The UCT Graduate School of Business (GSB) has once again been ranked top in Africa for its Executive MBA programme according to the QS Global EMBA Rankings for 2021.
The school ranked 3rd in the region specifically for executive profile and 51st overall globally. It also climbed ten places to 42nd in the world for employer reputation, and six places to 43rd globally for diversity.
“Our EMBA programme stands out, globally, for the value that it brings to students in helping them to understand and lead effectively in complex environments—as well as for the personal and professional growth that they experience in the programme,” says Dr Catherine Duggan, Director of the UCT GSB, “It’s great to see these rankings reflect what our students, alumni and corporate partners have been telling us: that the UCT GSB is one of the top business schools that employers look to, in Africa and around the world.”
The prestigious QS ranking uses a methodology that combines input from thought leaders in business and management, assesses each business school’s reputation amongst academics and global employers, and takes the demographics of the EMBA cohort and other programme-specific indicators into account.
The Financial Times also ranks the UCT GSB as the number one African Business School for both its EMBA and Global MBA programmes. In addition, the school’s award-winning Customised Executive Education offering was ranked top in South Africa by the Financial Times in 2020.
The UCT GSB’s EMBA programme is one of the fastest growing postgraduate degrees at UCT and is known for its focus on the practice of management and leadership rather than a traditional training in business functions. The EMBA provides reflective strategies and practical insight and tools to builds students’ capacities to work productively with disharmony and complexity that come standard in the world of business today.
Kosheek Sewchurran, director of the EMBA programme at the UCT GSB, explains that in a complex world, leaders need more than knowledge to act with wisdom. They need the courage of their convictions and an ability to think integratively. “If ever there was a time to turn to a different form of logic it is now. As the world braces for the worst economic downturn since the Great Depression, business schools must go beyond offering courses on what to do and help orient leaders in how to do it. As business schools we need therefore to find ways to allow leaders to experience new ways of being, doing and knowing, so that they pursue new options and new choices while uncovering and working with paradox and tensions.”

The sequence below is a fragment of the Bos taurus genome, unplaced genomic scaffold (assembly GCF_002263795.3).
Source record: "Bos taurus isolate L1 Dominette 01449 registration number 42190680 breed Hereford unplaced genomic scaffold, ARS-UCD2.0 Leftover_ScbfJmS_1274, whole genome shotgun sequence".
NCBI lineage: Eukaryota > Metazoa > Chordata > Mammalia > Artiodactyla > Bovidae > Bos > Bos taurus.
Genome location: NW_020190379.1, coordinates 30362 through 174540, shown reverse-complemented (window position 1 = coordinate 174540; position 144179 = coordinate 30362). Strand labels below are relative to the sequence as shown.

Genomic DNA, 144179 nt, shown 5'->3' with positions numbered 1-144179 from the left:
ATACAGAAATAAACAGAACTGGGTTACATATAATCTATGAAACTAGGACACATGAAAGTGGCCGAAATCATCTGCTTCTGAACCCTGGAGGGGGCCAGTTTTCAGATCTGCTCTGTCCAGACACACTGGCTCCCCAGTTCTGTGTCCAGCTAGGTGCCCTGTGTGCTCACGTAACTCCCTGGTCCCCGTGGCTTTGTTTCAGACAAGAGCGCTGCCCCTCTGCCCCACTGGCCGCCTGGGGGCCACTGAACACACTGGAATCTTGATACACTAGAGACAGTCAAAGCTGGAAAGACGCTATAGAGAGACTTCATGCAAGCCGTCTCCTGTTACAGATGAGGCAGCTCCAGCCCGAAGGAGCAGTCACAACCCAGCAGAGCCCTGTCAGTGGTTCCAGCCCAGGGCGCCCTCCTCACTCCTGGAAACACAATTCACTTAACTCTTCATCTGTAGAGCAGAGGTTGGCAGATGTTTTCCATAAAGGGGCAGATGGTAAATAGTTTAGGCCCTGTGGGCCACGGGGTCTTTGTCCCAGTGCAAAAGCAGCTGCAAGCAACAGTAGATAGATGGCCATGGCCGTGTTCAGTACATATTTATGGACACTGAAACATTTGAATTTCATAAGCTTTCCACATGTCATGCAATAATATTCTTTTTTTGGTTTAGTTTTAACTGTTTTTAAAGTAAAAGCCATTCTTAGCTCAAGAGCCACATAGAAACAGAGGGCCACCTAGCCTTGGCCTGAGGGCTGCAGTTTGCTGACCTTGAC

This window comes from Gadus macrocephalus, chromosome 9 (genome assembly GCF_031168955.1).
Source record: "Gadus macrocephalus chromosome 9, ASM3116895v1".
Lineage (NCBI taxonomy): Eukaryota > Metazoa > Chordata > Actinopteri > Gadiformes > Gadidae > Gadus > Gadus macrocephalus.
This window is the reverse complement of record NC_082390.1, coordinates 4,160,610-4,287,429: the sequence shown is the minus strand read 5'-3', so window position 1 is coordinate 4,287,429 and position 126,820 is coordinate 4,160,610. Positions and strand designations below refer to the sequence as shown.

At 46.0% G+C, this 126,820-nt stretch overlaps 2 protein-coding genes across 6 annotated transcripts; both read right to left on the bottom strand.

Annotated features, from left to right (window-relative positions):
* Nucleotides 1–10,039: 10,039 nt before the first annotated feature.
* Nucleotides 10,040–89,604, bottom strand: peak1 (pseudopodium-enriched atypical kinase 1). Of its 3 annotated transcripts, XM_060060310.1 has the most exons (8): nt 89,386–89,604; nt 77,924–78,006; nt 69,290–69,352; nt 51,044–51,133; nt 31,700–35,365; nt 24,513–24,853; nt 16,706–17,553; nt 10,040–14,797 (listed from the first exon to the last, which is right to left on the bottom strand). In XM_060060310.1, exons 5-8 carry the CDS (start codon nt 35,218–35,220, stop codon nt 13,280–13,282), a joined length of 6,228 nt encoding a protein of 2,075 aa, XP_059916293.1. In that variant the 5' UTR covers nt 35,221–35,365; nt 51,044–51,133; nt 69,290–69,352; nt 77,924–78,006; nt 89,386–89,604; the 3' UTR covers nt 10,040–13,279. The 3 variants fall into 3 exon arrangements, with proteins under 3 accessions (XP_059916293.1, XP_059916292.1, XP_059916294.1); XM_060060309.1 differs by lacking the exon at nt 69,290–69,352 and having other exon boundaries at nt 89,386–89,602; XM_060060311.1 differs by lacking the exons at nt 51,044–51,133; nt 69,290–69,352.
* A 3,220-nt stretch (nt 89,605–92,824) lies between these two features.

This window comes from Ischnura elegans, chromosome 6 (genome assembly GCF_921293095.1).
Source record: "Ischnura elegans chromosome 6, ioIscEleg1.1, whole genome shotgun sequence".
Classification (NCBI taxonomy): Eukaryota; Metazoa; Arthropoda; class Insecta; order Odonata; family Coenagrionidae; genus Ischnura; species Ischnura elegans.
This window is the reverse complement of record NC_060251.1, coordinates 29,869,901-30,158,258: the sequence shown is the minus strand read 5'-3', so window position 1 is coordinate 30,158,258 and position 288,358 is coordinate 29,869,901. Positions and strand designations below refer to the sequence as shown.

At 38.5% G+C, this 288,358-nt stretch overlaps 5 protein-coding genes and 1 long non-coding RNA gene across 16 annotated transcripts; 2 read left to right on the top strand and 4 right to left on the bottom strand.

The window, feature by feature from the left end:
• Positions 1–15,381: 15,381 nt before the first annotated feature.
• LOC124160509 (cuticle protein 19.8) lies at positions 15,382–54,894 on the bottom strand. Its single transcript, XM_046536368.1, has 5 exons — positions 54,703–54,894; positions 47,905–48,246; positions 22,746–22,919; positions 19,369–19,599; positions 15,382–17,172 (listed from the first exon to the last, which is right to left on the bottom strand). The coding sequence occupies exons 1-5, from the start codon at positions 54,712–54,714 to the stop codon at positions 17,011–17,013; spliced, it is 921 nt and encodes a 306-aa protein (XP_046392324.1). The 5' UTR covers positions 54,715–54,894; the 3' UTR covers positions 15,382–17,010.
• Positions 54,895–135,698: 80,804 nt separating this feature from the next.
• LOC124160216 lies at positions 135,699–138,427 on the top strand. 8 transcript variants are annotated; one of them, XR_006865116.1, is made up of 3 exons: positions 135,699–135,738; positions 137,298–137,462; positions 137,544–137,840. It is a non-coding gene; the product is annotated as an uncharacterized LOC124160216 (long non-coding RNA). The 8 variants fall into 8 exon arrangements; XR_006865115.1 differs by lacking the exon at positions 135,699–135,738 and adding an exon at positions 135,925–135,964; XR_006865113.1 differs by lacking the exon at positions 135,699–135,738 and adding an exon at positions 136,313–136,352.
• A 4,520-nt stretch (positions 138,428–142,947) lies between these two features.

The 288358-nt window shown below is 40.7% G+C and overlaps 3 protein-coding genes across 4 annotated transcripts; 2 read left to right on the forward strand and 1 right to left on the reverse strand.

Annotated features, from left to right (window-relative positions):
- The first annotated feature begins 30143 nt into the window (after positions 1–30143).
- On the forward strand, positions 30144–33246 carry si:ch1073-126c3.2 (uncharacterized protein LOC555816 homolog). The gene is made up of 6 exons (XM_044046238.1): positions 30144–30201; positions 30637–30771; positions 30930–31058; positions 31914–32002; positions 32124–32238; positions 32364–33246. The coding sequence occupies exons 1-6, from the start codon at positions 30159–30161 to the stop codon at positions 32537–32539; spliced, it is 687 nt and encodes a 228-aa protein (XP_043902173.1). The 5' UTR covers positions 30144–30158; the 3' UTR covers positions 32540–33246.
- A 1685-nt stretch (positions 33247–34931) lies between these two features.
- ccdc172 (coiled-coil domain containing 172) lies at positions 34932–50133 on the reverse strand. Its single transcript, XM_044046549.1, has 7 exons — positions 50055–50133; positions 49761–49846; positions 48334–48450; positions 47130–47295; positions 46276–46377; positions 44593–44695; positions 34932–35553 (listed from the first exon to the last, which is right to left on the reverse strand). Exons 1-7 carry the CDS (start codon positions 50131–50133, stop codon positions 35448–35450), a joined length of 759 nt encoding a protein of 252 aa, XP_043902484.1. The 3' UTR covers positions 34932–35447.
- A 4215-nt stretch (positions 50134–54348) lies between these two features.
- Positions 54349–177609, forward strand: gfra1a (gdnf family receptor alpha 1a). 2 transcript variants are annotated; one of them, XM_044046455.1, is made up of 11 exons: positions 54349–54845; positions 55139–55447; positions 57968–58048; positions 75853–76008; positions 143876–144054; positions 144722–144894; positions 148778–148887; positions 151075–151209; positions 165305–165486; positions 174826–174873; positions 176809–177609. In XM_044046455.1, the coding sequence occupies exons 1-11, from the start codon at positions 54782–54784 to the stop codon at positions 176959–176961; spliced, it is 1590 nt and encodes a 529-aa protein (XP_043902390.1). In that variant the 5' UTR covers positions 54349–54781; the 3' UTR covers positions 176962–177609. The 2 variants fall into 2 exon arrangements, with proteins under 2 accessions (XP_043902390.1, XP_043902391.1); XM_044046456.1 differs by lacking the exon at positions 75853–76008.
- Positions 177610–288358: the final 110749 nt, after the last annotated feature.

Globally, HEC Paris ranks first followed by Wharton Business school, and IESE at the second and third spots, respectively. QS added an additional 35 EMBA programmes to the ranking, evaluating a total of 176 EMBA programmes from around the world.
Nunzio Quacquarelli, CEO and Founder at QS Quacquarelli Symonds, said the organisation had found no evidence of a slowdown in demand for the Executive MBA.
“On the contrary, average enrolments decreased over the last application cycle, while application numbers increased by 14%,” he said.
“With compensation for Executive MBA graduates also remaining robust, it is clear that employers continue to place a premium on the unique skillsets and experiences offered by the qualification.”